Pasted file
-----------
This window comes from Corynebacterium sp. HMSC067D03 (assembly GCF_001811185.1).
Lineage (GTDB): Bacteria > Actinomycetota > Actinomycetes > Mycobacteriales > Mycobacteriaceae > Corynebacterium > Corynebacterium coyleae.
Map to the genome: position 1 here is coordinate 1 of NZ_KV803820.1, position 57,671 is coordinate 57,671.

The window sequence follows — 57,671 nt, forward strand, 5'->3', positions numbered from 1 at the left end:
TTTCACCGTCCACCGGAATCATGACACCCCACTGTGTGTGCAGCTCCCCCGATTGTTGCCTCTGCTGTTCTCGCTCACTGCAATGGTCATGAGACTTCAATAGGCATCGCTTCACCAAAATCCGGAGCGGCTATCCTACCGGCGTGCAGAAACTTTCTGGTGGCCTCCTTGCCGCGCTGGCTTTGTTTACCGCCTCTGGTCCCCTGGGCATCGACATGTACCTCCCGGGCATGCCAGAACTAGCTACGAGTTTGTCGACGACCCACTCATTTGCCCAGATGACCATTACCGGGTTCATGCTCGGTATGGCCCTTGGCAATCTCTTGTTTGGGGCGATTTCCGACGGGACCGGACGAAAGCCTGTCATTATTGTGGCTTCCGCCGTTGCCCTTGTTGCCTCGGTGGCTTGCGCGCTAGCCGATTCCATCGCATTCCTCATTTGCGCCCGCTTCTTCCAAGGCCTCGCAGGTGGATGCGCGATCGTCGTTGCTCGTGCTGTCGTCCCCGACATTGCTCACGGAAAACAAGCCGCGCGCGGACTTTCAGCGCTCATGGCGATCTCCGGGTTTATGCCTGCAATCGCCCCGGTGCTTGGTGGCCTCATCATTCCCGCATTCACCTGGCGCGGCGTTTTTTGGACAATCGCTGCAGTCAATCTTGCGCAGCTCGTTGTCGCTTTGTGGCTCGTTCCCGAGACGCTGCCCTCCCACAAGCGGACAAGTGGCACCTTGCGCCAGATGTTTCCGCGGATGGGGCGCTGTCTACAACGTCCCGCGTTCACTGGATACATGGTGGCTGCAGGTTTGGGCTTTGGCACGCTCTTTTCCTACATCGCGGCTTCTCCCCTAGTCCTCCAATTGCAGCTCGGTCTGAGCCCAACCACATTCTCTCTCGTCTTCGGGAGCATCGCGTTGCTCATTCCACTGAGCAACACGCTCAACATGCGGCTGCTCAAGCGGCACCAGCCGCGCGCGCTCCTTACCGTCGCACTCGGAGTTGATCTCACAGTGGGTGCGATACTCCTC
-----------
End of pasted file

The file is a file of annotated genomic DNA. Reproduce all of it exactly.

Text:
This window comes from Corynebacterium sp. HMSC067D03 (assembly GCF_001811185.1).
Lineage (GTDB): Bacteria > Actinomycetota > Actinomycetes > Mycobacteriales > Mycobacteriaceae > Corynebacterium > Corynebacterium coyleae.
Map to the genome: position 1 here is coordinate 1 of NZ_KV803820.1, position 57,671 is coordinate 57,671.

The window sequence follows — 57,671 nt, forward strand, 5'->3', positions numbered from 1 at the left end:
TTTCACCGTCCACCGGAATCATGACACCCCACTGTGTGTGCAGCTCCCCCGATTGTTGCCTCTGCTGTTCTCGCTCACTGCAATGGTCATGAGACTTCAATAGGCATCGCTTCACCAAAATCCGGAGCGGCTATCCTACCGGCGTGCAGAAACTTTCTGGTGGCCTCCTTGCCGCGCTGGCTTTGTTTACCGCCTCTGGTCCCCTGGGCATCGACATGTACCTCCCGGGCATGCCAGAACTAGCTACGAGTTTGTCGACGACCCACTCATTTGCCCAGATGACCATTACCGGGTTCATGCTCGGTATGGCCCTTGGCAATCTCTTGTTTGGGGCGATTTCCGACGGGACCGGACGAAAGCCTGTCATTATTGTGGCTTCCGCCGTTGCCCTTGTTGCCTCGGTGGCTTGCGCGCTAGCCGATTCCATCGCATTCCTCATTTGCGCCCGCTTCTTCCAAGGCCTCGCAGGTGGATGCGCGATCGTCGTTGCTCGTGCTGTCGTCCCCGACATTGCTCACGGAAAACAAGCCGCGCGCGGACTTTCAGCGCTCATGGCGATCTCCGGGTTTATGCCTGCAATCGCCCCGGTGCTTGGTGGCCTCATCATTCCCGCATTCACCTGGCGCGGCGTTTTTTGGACAATCGCTGCAGTCAATCTTGCGCAGCTCGTTGTCGCTTTGTGGCTCGTTCCCGAGACGCTGCCCTCCCACAAGCGGACAAGTGGCACCTTGCGCCAGATGTTTCCGCGGATGGGGCGCTGTCTACAACGTCCCGCGTTCACTGGATACATGGTGGCTGCAGGTTTGGGCTTTGGCACGCTCTTTTCCTACATCGCGGCTTCTCCCCTAGTCCTCCAATTGCAGCTCGGTCTGAGCCCAACCACATTCTCTCTCGTCTTCGGGAGCATCGCGTTGCTCATTCCACTGAGCAACACGCTCAACATGCGGCTGCTCAAGCGGCACCAGCCGCGCGCGCTCCTTACCGTCGCACTCGGAGTTGATCTCACAGTGGGTGCGATACTCCTC